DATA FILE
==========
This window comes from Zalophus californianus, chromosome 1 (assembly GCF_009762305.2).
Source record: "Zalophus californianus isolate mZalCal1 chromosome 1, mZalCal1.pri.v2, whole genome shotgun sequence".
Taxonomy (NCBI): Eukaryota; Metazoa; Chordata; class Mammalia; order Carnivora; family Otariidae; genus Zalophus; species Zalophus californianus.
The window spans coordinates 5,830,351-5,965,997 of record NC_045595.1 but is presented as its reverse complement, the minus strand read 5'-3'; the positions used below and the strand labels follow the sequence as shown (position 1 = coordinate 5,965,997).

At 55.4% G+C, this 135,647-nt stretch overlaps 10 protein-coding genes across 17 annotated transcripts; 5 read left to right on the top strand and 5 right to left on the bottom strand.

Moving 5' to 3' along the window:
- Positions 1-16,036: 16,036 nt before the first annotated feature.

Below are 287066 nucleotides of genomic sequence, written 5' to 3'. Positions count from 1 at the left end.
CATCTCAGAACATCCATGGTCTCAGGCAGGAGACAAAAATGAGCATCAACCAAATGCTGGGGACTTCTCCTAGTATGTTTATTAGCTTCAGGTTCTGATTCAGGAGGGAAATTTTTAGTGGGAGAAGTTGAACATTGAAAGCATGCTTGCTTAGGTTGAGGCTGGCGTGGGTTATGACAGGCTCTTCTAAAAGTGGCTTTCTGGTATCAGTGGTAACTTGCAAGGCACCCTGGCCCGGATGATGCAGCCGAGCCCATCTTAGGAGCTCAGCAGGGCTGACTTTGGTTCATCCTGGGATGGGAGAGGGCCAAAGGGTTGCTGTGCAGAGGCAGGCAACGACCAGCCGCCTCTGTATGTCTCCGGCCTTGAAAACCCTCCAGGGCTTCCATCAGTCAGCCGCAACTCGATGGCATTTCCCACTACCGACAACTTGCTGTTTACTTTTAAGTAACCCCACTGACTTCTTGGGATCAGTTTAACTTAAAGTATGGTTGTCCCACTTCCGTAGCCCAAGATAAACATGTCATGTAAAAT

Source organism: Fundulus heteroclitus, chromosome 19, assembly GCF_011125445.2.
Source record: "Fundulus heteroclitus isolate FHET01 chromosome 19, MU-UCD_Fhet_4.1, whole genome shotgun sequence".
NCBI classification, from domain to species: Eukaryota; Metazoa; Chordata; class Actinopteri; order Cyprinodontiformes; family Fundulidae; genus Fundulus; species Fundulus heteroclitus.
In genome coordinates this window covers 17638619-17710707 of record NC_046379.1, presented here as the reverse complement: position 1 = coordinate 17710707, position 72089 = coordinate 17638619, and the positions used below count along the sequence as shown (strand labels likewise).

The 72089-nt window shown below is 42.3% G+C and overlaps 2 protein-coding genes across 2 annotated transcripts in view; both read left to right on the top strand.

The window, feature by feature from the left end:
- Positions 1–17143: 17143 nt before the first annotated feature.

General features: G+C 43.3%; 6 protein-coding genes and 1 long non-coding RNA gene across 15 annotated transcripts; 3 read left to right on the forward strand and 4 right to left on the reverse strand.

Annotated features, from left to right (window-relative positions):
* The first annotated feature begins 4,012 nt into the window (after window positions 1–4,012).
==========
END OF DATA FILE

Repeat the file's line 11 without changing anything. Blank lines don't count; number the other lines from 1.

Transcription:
Source record: "Fundulus heteroclitus isolate FHET01 chromosome 19, MU-UCD_Fhet_4.1, whole genome shotgun sequence".